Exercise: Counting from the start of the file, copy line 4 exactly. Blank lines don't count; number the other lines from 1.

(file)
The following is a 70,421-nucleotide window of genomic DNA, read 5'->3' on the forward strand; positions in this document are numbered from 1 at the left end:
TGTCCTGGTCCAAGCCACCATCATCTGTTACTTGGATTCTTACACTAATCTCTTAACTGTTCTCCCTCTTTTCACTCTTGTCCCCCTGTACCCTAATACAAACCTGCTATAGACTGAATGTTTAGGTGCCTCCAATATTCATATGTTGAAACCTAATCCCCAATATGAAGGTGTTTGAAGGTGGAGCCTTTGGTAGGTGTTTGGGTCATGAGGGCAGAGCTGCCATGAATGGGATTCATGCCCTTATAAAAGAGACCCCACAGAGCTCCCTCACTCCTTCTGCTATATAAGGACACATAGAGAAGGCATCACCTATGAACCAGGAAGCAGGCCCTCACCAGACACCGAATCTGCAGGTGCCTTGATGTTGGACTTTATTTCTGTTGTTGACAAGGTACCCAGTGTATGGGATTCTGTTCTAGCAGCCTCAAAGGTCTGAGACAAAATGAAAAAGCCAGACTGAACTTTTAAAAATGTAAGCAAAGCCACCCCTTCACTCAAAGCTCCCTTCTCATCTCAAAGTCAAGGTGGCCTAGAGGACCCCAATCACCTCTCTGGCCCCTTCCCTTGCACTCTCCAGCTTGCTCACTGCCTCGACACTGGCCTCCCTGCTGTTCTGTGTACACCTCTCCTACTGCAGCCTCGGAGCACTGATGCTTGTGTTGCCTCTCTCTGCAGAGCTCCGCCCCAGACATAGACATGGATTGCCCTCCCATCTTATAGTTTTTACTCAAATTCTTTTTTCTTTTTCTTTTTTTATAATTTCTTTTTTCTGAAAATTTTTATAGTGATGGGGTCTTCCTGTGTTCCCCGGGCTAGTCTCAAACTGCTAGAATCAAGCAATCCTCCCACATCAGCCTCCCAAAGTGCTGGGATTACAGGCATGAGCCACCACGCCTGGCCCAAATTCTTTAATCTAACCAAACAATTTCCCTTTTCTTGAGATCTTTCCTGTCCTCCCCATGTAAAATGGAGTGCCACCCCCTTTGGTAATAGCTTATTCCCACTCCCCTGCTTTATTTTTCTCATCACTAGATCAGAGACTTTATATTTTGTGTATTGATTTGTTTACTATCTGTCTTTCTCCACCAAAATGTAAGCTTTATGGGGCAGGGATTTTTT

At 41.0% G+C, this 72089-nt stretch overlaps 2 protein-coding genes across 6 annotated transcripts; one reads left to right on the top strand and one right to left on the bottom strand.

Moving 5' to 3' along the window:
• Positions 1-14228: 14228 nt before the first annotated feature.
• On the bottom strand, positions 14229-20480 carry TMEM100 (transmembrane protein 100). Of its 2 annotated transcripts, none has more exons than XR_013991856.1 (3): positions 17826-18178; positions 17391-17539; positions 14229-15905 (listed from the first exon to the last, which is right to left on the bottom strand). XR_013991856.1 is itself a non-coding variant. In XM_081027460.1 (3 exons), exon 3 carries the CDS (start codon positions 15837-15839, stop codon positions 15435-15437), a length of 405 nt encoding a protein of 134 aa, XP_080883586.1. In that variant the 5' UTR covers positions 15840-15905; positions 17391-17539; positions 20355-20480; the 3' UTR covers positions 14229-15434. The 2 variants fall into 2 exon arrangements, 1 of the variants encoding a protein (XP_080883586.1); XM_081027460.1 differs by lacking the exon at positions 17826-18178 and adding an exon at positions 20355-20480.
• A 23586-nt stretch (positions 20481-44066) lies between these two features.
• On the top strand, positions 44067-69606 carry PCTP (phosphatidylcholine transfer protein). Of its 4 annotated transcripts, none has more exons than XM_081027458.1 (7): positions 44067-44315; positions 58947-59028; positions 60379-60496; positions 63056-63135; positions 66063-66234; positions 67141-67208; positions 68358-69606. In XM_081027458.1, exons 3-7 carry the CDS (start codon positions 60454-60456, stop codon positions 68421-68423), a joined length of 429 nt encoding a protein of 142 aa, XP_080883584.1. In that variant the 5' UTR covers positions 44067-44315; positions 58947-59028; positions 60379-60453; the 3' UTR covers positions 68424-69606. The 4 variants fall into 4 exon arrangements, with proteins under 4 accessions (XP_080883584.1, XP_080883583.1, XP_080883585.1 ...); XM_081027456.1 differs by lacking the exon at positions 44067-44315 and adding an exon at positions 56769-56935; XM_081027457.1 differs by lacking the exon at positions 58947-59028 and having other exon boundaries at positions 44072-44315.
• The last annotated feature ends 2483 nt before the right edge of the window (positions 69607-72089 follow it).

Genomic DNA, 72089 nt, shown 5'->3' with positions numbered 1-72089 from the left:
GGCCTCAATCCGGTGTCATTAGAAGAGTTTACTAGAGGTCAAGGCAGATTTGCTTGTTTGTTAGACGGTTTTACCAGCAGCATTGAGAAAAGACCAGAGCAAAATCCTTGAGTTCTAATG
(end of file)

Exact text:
Moving 5' to 3' along the window: